At the opposite end of the spectrum from buyers who will be owner-operators are the investors looking for a safe place to park their money. Freedom and flexibility are irrelevant – risk is everything. If you’re interested in courting these potential buyers, your first step is to organize and document all of your accounting records – i.e., get your ducks in a row – and in a column, for that matter – investors don’t suffer fools lightly. Other factors to consider:
Investors don’t plan to spend any more time with your business than they do with their other investments so time dedicated to management must be minimal.
Along the same lines, the frequency and complexity of problems affecting the business must be extremely low. Investors don’t want or plan to become experts in your industry – established policies and procedures should provide solutions to 100% of any deviations from the norm. Think cruise control.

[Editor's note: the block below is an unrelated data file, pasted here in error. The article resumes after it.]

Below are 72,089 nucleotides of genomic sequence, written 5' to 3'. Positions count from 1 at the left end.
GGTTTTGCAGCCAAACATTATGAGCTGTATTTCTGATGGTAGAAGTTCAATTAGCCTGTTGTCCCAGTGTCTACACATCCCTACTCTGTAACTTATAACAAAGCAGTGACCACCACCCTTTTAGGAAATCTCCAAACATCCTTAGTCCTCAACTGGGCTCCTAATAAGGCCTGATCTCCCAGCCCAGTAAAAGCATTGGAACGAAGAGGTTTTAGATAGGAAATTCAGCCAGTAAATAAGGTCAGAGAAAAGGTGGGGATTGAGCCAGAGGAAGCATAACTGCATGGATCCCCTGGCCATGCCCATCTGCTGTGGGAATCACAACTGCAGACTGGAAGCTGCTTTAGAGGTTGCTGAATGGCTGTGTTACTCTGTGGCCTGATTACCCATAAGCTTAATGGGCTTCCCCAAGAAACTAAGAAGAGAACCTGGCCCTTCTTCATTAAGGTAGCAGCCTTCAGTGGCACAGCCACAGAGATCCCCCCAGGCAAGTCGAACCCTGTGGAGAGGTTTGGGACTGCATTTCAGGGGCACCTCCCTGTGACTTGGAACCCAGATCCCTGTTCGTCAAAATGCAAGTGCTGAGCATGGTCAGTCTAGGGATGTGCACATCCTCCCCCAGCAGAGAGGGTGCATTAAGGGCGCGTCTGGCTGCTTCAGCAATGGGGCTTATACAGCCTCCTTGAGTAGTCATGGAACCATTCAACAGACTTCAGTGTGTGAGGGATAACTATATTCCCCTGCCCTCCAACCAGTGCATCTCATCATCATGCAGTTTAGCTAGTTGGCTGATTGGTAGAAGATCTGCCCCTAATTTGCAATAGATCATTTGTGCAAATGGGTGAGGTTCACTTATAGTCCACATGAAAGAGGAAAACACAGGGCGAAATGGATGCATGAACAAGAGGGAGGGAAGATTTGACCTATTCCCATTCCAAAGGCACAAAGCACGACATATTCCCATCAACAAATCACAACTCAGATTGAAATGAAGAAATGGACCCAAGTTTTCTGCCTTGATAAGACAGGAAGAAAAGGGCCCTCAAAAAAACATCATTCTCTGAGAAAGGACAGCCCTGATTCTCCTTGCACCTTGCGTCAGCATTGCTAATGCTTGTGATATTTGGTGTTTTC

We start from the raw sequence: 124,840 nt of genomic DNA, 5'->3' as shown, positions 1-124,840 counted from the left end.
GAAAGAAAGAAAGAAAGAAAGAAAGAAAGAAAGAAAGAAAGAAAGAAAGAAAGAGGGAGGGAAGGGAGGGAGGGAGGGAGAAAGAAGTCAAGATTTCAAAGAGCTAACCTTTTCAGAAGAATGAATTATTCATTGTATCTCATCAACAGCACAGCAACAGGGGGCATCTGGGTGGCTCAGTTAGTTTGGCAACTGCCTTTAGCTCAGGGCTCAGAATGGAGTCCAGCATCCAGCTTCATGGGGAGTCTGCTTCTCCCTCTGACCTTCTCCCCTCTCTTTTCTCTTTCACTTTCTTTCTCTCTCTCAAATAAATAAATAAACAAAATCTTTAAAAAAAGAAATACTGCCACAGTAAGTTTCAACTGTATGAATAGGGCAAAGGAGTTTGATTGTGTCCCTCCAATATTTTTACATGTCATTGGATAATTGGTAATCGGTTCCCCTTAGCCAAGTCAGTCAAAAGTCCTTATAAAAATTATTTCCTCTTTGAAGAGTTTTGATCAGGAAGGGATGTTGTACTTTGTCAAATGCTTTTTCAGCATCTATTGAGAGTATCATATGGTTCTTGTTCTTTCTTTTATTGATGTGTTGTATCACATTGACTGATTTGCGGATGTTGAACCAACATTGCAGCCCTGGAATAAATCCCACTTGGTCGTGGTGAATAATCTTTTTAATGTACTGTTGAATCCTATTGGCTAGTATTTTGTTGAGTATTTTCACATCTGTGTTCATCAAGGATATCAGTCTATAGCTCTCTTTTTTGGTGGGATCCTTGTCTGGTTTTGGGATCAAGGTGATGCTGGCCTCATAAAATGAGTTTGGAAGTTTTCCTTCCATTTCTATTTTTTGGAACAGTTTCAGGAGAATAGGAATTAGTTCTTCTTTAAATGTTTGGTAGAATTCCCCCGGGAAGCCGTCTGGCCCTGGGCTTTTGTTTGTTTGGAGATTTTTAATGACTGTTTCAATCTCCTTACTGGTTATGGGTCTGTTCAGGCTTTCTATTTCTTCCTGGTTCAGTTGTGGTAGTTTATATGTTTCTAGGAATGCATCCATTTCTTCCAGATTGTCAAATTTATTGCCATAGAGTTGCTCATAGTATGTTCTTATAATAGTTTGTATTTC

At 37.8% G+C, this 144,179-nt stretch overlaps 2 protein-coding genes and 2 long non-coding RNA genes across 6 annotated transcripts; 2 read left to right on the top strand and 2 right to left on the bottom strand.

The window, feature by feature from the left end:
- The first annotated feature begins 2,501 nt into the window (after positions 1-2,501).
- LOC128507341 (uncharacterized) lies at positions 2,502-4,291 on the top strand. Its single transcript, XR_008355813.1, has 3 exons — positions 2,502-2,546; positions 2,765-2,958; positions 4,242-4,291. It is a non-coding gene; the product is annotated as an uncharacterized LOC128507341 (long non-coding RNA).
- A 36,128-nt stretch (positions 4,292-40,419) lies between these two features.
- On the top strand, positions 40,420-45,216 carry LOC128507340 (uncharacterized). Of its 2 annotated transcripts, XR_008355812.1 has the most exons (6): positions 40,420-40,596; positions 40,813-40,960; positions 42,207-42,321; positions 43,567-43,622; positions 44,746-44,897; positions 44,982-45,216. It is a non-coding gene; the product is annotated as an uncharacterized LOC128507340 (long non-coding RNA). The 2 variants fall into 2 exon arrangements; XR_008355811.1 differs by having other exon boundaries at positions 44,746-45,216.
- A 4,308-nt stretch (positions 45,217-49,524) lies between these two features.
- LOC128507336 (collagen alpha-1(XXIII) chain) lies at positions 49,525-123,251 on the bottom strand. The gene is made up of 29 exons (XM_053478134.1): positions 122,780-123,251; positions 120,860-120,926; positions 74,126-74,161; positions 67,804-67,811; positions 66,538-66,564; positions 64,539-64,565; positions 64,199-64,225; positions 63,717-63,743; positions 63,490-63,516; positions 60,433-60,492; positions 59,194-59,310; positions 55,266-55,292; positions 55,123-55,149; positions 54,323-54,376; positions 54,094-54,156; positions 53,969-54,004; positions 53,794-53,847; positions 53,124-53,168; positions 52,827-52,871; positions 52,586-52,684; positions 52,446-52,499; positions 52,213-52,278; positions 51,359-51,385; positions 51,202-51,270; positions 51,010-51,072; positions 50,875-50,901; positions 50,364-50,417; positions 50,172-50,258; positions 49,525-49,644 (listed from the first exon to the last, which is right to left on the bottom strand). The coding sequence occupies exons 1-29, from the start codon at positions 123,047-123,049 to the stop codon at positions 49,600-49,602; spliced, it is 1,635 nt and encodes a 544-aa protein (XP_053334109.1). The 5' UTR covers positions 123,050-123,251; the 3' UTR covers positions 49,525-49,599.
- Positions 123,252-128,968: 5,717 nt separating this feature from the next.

Yes, most small businesses generate returns that are substantially higher than income producing vehicles on Wall Street. Why aren’t investors stampeding to invest in small businesses?
Fungibility – you might ask what in the heck this means? (I would!) It’s a term you don’t hear very often – unless you hang around economists – it’s the exchangability of a resource in whole or in pieces. So, for example, you can easily exchange money for goods – or a share of MicroSoft on the New York Stock Exchange for money. Fungibility provides the following advantages:
• An easy entrance and exit strategy – in today’s environment – it can quite literally be executed with a click.
• Constant and current valuations of your investment as determined by the market.
• The ability to scale up or down – you can buy $100 worth or $1 million worth of an investment. This is a HUGE factor with investors – just how do you buy $1 million worth of small businesses? Even if a small business generates an astronomical return – if the initial investment is only $100,000, the buyer still needs to find 10 other businesses just like it to build a $1 million portfolio. The time spent in research, negotiations and oversight simply is not worth it.